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There are a handful of things that are constant companions in a parent's life:

  1. Medical anxiety
  2. Some form of caffeine
  3. Knowing you should be exercising

Obviously I'm generalizing, but in my experience I'm not too far off. The first two are topics for another day. The last one is something I've been thinking about, perfecting, agonizing over, failing at, and succeeding in over and over and over for as long as I can remember.

"I should totally go workout today."

"I could run a 5k if I put my mind to it."

"When did I last work out? June?" She asked herself, watching the snow fall outside her window.

It's hard to keep a steady exercise schedule when you're a parent. It often means sacrificing the precious alone time you've hoarded away, or making dinner stressful, or cutting your lunch break short. I've been trying to fit it in (and motivate myself to do it) for almost 9 years now, and while I'm definitely not a competitive bodybuilder or anything, I've managed to always hop back on the exercise horse, even after a few months' break. These are the tricks I've learned:

1. Turn "Exercise Time" Into "TV Time."

I'm not going to pretend to be a hero. This, for me, is the ultimate workout motivation. One hour on the treadmill = one hour of my favorite not-appropriate-for-children TV show. I plug in my headphones, turn on my show, and let my brain wander off into TV Land instead of focusing on how much my lungs want to explode. I recognize that this method requires you to either own a treadmill or maintain a gym membership — so it's not universally accessible — but if you can get access to a workout machine of any kind, treating yourself to 45 minutes of Netflix might be just what you need to get your butt off the couch.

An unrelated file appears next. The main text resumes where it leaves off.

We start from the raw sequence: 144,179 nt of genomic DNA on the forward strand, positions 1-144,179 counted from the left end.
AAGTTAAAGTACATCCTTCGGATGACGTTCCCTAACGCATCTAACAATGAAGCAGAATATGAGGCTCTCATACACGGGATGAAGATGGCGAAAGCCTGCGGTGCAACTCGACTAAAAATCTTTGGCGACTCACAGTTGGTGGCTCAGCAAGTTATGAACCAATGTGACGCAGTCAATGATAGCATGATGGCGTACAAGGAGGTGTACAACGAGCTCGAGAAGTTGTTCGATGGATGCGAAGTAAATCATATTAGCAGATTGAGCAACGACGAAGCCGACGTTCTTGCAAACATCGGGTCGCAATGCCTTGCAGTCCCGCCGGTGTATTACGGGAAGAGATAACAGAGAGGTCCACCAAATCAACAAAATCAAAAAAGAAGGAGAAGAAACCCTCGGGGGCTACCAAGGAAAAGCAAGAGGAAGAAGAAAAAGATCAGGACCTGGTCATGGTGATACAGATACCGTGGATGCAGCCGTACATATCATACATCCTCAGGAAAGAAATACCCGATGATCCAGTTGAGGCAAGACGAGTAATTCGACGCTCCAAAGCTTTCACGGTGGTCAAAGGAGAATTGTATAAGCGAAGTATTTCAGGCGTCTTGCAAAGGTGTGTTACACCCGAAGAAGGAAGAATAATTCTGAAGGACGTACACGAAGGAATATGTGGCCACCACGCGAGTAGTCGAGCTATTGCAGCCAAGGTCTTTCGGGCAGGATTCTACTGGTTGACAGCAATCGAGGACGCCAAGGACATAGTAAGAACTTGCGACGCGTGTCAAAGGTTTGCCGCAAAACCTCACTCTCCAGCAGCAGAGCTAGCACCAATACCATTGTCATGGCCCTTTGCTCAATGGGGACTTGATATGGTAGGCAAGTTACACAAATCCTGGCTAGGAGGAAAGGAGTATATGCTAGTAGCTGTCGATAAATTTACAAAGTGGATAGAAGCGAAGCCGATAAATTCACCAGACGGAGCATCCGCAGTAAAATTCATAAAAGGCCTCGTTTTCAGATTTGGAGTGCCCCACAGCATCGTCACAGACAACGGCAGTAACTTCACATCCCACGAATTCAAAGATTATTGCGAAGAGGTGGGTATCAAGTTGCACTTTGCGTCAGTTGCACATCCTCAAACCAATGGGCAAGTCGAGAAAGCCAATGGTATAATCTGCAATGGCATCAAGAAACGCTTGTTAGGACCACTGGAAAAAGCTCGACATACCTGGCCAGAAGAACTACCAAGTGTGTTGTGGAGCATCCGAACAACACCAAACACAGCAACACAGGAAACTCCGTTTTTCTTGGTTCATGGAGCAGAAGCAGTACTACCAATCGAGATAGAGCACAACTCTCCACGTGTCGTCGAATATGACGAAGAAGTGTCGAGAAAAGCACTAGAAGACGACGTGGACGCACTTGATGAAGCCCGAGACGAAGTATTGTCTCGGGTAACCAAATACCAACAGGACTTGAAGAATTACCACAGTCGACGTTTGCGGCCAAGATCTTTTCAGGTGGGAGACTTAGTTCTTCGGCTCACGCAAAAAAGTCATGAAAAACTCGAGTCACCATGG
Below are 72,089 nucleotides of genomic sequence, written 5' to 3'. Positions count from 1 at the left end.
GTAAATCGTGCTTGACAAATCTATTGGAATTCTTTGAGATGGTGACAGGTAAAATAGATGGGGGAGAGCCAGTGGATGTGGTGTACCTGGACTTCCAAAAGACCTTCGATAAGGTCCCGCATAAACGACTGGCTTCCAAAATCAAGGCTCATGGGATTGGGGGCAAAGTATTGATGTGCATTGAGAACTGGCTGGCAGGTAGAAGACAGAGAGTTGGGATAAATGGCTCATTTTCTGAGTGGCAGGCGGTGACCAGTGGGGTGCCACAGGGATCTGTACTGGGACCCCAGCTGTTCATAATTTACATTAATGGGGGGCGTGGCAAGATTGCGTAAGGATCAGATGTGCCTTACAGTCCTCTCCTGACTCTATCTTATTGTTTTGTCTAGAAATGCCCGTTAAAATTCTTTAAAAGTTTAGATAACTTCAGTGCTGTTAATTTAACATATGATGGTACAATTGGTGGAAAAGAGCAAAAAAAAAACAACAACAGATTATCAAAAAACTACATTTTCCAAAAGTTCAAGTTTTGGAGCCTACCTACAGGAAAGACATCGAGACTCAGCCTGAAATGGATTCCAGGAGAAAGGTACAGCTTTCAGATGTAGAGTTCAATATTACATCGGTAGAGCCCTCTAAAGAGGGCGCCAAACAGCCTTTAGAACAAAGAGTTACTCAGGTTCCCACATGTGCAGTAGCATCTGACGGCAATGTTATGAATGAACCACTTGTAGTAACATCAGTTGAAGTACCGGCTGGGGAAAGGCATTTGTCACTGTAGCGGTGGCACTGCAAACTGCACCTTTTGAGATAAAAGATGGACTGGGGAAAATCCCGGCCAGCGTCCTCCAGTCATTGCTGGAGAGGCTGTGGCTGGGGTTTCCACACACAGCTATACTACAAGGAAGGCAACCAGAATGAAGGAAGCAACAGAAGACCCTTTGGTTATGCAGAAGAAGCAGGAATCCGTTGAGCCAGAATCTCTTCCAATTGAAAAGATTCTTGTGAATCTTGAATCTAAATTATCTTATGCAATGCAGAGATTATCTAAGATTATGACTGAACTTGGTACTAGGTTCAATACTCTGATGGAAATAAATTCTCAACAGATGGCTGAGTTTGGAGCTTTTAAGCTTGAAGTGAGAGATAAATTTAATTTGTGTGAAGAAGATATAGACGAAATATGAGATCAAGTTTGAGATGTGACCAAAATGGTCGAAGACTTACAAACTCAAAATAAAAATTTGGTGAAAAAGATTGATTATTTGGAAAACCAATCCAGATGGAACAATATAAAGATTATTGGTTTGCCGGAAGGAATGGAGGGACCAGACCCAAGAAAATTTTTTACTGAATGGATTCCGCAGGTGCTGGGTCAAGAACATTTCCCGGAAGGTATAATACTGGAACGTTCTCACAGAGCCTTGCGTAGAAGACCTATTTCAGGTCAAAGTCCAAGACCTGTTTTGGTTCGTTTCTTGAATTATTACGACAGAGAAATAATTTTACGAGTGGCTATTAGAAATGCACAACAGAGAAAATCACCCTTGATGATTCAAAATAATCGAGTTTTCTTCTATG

2. Find something fun

There are so many ways to exercise, and not all of them are painful and grueling. If you can find something that fits your personality and exercise style, it's easier to motivate yourself to move. For me, because I love dancing, the answer was Zumba. You can take classes at the gym, or you can buy the DVD set and do it at home. It was fun, it got my heart pumping, and it didn't feel like an obligation. If paying for classes or purchasing an entire workout set isn't in the cards for you, check out The Fitness Marshall on YouTube. He creates body-positive, super-fun dance workouts to go along with popular songs… and it's pretty hard not to dance along with him!

3. Alone? Together? Find out which works better.

I've read plenty of exercise tip articles that tell you to "find a workout buddy!" and I think that philosophy needs a bit of an update. When you're a parent, and many of your friends are also parents, it can be even more difficult to organize a buddy-schedule. "Who's going to watch the kids? Can we fit this in before dinner? Will we still want to go after dinner?"

Sometimes depending on a workout buddy can lead to more excuses for everyone involved. If you can make a schedule work for the both of you, great. If you can't? You might consider a "workout babysitting buddy" schedule instead. That way you can each provide equal babysitting for each other, ensuring that you both get a workout in.

4. Try a Couch to 5k plan.

A 5k race is a great way to give yourself an exercise goal and, many times, donate to a local charity all at the same time. Many communities hold annual 5k races to raise money for various causes, and the atmosphere is often fun, positive, and extremely rewarding.

The thought of actually running a 5k, though? That can be daunting! Luckily, there are some awesome "couch to 5k" programs out there that very gradually ease you into running 5k over a period of weeks. The original "C25K" program can be found here. This company makes an affordable app to use, although if you have a way to time yourself, you can simply follow the plan without the help of their app. You can even find a zombie-themed 5k app if you need a little extra motivation.

Don't Give Up

If these methods don't work, keep trying to find something that fits your life. We've got to be able to keep up with those small humans of ours, and we owe it to ourselves to stay healthy. Good luck!

Lauren Bonk

Lauren Bonk is a freelance copywriter, editor, and blogger who's been wrangling children and words since 2010. She high-fives her husband frequently, probably drinks too much coffee, and sighs nostalgically over 90's music on a regular basis. Learn more about Lauren at ...

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